6. Sleaford Mods English Tapas (Rough Trade)
The Stranglers and The Fall aren’t exactly your everyday hip-hop influences. But on English Tapas, the Mods continue to prove Hugh Cornwell and Mark E. Smith to be the true architects of Brit-rap hooliganism with an urgent set of songs prime to take on an unstable United Kingdom. Also, those Peter Hook-inspired bass lines are pure insanity on wax. In the age of Brexit, Tapas is the sound and fury of the times.
5. Karriem Riggins Headnod Suite (Stones Throw)
There’s only one man in music today who can make the top 10 lists for both jazz and hip-hop in the same year. I’m talking about Karriem Riggins, who when he is not playing drums for Diana Krall, as he does on this year’s Turn Up The Quiet, he’s keeping the traditions of J. Dilla and Madlib alive and well in 2017 by making some of the best instrumental hip hop Stones Throw has to offer. What’s more is that, even if only for a moment, we catch a glimpse of the next great jazz trio on the Suite’s outro featuring James Poyser of The Roots on piano, the great Derrick Hodge on bass and Riggins on rhythms that we can only hope will release a full-length one day.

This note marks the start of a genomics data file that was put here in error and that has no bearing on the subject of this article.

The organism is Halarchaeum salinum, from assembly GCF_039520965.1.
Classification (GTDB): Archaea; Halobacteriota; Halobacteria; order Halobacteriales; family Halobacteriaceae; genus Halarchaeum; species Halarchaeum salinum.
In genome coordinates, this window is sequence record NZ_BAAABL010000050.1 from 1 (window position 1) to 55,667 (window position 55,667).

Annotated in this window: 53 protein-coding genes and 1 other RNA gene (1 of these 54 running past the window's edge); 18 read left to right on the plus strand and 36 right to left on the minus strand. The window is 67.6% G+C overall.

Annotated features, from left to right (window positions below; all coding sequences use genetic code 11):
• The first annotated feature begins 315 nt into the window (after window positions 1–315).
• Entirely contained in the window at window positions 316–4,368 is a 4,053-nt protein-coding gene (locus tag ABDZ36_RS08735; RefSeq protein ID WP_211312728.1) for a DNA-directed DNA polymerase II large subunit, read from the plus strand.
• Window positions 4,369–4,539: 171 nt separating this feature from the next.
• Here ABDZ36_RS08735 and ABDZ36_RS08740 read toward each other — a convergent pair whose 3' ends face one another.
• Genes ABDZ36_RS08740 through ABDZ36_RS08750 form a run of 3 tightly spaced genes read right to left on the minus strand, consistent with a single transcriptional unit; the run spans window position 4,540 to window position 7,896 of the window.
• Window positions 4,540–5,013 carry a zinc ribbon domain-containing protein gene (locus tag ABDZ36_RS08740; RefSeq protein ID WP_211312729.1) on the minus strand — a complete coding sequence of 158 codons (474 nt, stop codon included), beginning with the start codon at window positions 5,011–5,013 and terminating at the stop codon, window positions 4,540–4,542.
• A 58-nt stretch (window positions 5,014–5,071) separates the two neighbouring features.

4.Future Hendrix (Freebrandz/A1-Epic)
It’s the 50th anniversary of Are You Experienced. And leave it up to Atlsnta’s Future to be the only cat to pay homage to Jimi on record during this landmark year. With Hndrxx, it’s like he shed the skin of his prior trap minded persona featured on his eponymous album released weeks before and emerged a man intent on taking the sound of hip hop soul to the next level at 33 the way James Marshall did with guitar rock back in May of ‘67. This is hands down the best thing Future has done yet. There’s no going back to the old crutches of everything that cane before it moving forward and it will be wild to see what’s next.
3. Run The Jewels Run The Jewels 3 (Mass Appeal)